Fernand Van LengenhoveClick here for more on The Partition of India.

LAKE SUCCESS, Jan. 20 (AP) The Security Council created a three-nation mediation commission today to seek a settlement of the far-reaching conflicts between the neighbor dominions of India and Pakistan.

The vote for the commission was 9 to 0. Soviet, Russia and the Soviet Ukraine abstained.

Fernand Van Lengenhove of Belgium, Security Council president for this month, said he regarded creation of the mediation commission as the “first step” toward ending the Indian-Pakistan conflicts. He made the proposal after a week end of secret talks with the Indian and Pakistani delegates.

The resolution, to which both India and Pakistan agreed, represented a compromise.


Andrei A. Gromyko, Soviet Deputy Foreign Minister, favored a commission but said he must abstain from voting because the resolution permitted selection of the commission must be composed of three nations now on the Council if it would be a Council commission in reality and not “on paper.”

The Soviet Ukrainian delegate, Xassily Tarasenko, endorsed Gromkyo’s position.

In less than two hours and with little debate, the Council-

1-Approved creation of the three-member commission. One member will be picked by India, the second by Pakistan, and those two will choose a third.

2-Instructed the commission to go as soon as possible to the trouble area, now centered in the snow-bound Himalayan princely state of Kashmir.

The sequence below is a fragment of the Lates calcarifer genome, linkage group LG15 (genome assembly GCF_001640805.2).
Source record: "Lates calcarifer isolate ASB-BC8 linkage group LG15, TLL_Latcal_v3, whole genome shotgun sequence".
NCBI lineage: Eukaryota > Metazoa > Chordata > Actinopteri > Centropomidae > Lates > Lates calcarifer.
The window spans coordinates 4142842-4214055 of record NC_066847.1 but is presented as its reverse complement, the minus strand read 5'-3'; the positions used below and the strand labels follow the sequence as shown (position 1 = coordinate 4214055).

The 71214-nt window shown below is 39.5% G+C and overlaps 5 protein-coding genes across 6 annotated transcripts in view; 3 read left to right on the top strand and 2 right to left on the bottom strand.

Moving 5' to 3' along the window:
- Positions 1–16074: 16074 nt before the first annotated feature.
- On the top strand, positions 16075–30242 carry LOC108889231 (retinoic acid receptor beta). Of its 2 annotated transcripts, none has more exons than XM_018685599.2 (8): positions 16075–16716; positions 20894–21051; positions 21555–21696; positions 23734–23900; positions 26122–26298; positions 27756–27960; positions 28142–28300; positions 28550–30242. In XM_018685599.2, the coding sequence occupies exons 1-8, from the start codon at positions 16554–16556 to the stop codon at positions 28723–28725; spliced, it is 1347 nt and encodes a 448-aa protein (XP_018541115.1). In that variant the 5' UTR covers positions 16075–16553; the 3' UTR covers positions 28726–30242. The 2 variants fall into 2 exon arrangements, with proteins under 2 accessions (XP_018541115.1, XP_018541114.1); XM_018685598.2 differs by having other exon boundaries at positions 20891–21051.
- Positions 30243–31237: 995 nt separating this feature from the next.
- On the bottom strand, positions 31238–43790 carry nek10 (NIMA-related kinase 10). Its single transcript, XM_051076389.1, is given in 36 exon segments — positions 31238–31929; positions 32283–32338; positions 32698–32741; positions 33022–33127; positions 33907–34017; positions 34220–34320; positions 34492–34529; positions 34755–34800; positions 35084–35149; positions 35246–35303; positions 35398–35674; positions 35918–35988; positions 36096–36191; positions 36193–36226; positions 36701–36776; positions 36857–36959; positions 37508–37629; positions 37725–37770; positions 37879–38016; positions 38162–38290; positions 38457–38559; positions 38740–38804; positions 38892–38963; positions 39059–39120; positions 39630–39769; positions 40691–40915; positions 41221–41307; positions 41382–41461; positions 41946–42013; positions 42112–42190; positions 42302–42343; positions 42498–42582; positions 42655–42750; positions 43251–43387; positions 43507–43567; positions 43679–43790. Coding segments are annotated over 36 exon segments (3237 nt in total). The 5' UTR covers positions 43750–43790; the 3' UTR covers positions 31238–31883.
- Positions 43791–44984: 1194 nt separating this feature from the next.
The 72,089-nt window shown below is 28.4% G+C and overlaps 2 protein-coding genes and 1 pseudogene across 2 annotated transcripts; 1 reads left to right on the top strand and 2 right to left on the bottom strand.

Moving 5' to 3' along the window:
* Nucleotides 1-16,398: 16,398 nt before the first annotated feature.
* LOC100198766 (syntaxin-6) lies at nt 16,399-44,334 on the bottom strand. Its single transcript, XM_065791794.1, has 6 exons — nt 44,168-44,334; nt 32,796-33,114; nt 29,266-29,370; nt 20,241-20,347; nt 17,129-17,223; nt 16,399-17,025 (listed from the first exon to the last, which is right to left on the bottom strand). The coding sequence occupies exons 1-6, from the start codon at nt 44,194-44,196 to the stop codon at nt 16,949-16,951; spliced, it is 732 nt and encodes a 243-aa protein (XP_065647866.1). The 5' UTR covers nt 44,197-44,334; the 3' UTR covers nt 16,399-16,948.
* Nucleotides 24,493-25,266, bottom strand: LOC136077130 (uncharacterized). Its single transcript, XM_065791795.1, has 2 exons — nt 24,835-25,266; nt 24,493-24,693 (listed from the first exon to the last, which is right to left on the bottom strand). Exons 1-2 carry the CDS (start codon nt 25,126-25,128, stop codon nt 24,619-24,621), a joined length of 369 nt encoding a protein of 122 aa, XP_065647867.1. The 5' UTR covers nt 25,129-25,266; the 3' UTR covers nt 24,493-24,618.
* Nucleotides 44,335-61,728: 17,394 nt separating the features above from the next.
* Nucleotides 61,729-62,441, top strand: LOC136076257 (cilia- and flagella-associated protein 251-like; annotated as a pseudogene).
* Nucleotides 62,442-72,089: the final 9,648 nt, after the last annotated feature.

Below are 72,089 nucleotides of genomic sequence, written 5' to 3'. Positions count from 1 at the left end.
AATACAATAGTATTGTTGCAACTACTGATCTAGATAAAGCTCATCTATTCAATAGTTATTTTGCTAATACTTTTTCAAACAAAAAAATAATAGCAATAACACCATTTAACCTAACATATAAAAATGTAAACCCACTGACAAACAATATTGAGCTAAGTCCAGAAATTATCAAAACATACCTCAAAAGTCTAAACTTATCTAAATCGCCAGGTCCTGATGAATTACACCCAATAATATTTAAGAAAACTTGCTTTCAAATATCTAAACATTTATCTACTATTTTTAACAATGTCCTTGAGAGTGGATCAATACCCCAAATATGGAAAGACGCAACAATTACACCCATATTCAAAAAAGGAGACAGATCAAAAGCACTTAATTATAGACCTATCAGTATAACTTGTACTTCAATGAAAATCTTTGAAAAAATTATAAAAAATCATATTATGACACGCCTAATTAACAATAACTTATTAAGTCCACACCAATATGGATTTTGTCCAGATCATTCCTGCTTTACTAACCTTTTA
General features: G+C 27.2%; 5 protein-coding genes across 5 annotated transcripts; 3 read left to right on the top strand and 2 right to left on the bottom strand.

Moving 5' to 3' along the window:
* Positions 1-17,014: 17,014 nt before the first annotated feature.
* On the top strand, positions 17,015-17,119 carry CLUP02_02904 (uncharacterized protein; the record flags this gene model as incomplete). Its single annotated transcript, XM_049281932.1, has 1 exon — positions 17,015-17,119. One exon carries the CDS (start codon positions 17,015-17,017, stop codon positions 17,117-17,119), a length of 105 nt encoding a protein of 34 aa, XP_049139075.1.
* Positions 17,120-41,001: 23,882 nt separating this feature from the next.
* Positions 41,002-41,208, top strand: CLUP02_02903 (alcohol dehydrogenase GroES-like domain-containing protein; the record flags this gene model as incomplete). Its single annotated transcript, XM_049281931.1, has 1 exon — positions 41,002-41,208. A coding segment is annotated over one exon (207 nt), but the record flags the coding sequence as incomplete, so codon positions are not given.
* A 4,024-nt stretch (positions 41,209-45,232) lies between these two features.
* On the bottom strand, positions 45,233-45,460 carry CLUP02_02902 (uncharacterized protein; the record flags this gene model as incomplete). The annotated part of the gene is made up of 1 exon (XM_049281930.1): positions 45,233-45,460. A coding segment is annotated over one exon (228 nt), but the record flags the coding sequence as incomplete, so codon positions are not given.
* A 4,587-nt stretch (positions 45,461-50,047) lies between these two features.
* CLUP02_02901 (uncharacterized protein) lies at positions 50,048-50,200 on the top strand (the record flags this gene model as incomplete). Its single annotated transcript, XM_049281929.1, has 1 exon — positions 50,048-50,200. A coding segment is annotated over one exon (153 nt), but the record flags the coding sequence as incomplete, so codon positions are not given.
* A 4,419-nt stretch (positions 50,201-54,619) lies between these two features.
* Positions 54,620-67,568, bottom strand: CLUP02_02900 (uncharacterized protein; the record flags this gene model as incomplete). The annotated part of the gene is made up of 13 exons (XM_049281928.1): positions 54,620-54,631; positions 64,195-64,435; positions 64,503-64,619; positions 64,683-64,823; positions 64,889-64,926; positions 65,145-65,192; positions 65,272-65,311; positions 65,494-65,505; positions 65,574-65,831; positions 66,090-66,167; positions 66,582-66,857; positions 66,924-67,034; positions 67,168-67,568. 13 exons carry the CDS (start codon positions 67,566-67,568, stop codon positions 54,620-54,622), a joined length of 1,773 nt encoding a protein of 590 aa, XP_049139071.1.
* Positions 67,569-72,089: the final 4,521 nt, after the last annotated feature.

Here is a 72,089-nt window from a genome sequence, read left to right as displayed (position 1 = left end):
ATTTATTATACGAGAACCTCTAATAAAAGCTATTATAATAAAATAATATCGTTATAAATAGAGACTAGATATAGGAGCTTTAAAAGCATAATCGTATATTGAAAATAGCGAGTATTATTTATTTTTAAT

3-Told the commission to exercise “any mediatory influence likely to smooth away difficulties”; to deal first with the fighting in Kashmir state; and finally to consider “other situations” set out by Pakistan “when the Security Council so directs.”


The compromise thus met India’s demand for “urgent” measures to ward stopping armed hostilities in Kashmir. It also left open a way for the Council to consider Pakistan’s counter-charges that India has committed acts of aggression against Pakistan and charges of mass murder of Moslems in India.

Gopalaswami Ayyanger, Indian minister without portfolio, said India would not object if the Council wanted to deal later with the Pakistan charges but that India attached “great importance” to the urgency of stopping the fighting. India charged on January 1 that Pakistan is supporting tribesmen invading Kashmir.

Ayyanger said he would ask for instructions in India’s choice for the commission. Sir Mohammed Zafrullah Kahn, Foreign Minister of Pakistan, also was not prepared to name his country’s choice.